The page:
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Protein Analysis


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Protein Analysis Inquiry

Proteins are an important source of energy. The average energy density of proteins is about 4 kcal/g or 17 kJ/g, which is comparable to carbohydrates. Proteins contain essential amino acids, such as lysine, tryptophan, methionine, leucine, isoleucine, and valine, which are essential to human health. Moreover, proteins play important roles in regulating human body functions, such as catalyze biological activities, and transport nutrients and other biochemical compounds across cellular membranes. In addition, proteins are major structural components of many natural foods, and can affect the texture, appearance, or stability of food products. Thus, it is important to develop methods for analysis of the identification, concentration, structure, and functional properties of proteins in foods, in order to meet labeling requirements for food quality controls.

Lifeasible has rich experience and cutting-edge facilities in protein analysis of foods. We have developed an advanced platform providing multiple methods for protein analysis in foods, which include, but not limited to:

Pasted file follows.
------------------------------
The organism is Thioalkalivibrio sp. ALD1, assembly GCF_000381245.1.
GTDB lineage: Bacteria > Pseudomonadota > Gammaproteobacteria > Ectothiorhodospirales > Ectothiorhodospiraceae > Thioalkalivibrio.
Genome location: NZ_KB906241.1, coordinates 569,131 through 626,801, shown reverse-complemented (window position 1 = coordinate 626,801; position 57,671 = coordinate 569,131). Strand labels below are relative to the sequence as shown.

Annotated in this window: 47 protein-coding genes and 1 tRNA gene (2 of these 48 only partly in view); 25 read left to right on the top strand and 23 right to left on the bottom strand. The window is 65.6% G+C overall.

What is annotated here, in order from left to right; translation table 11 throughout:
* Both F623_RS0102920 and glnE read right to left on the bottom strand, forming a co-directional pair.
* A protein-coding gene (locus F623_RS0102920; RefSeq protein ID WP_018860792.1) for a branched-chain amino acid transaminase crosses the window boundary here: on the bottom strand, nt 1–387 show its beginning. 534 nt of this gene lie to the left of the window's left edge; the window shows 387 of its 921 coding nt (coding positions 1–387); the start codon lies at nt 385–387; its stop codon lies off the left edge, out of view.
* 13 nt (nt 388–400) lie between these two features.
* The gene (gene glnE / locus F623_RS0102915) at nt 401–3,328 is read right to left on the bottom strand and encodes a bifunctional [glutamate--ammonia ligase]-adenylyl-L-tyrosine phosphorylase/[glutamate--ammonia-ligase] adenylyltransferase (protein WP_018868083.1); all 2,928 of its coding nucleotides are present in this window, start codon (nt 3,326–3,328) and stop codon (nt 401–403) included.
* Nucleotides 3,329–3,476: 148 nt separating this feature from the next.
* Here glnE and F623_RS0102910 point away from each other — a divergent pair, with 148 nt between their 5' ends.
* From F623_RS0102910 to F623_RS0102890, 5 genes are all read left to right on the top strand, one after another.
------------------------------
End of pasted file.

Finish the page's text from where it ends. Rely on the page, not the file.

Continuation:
• Biochemical methods

The most commonly used biochemical methods to measure protein content are Kjeldahl method and enhanced Dumas method. The protein concentration is calculated by nitrogen content multiplying a conversion factor (Fk), which varies in different foods (Table 1). 

    • Kjeldahl method. This method requires three steps: digestion, distillation, and titration. Digestion converts nitrogen in the food into ammonia, and other organic matter to CO2 and H2O by heating (370ºC to 400ºC) in the presence of sulfuric acid, anhydrous sodium sulfate, and a catalyst. Ammonia is separated by raising the pH with sodium hydroxide, which turns ammonium ions into ammonia gas, which is then distilled into a trapping solution with hydrochloric acid. The nitrogen content is then evaluated by titration of the ammonium borate formed with standard hydrochloric acid.